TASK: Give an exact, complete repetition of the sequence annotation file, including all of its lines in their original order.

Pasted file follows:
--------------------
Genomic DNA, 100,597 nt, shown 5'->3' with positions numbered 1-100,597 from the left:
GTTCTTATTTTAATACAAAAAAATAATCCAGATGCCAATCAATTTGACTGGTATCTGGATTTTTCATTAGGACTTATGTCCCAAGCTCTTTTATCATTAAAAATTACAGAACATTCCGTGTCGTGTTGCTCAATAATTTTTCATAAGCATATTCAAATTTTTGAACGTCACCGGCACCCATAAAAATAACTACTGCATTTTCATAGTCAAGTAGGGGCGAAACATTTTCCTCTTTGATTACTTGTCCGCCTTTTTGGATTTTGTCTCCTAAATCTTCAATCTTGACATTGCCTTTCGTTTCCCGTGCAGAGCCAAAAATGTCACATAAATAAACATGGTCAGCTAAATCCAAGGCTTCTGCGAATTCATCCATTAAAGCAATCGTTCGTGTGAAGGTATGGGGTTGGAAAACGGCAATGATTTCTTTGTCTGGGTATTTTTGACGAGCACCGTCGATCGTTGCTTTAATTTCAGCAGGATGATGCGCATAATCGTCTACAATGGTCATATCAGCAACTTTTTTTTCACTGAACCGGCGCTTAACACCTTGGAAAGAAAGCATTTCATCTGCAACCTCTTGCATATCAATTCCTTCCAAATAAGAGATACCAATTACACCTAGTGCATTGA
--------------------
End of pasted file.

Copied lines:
Genomic DNA, 100,597 nt, shown 5'->3' with positions numbered 1-100,597 from the left:
GTTCTTATTTTAATACAAAAAAATAATCCAGATGCCAATCAATTTGACTGGTATCTGGATTTTTCATTAGGACTTATGTCCCAAGCTCTTTTATCATTAAAAATTACAGAACATTCCGTGTCGTGTTGCTCAATAATTTTTCATAAGCATATTCAAATTTTTGAACGTCACCGGCACCCATAAAAATAACTACTGCATTTTCATAGTCAAGTAGGGGCGAAACATTTTCCTCTTTGATTACTTGTCCGCCTTTTTGGATTTTGTCTCCTAAATCTTCAATCTTGACATTGCCTTTCGTTTCCCGTGCAGAGCCAAAAATGTCACATAAATAAACATGGTCAGCTAAATCCAAGGCTTCTGCGAATTCATCCATTAAAGCAATCGTTCGTGTGAAGGTATGGGGTTGGAAAACGGCAATGATTTCTTTGTCTGGGTATTTTTGACGAGCACCGTCGATCGTTGCTTTAATTTCAGCAGGATGATGCGCATAATCGTCTACAATGGTCATATCAGCAACTTTTTTTTCACTGAACCGGCGCTTAACACCTTGGAAAGAAAGCATTTCATCTGCAACCTCTTGCATATCAATTCCTTCCAAATAAGAGATACCAATTACACCTAGTGCATTGA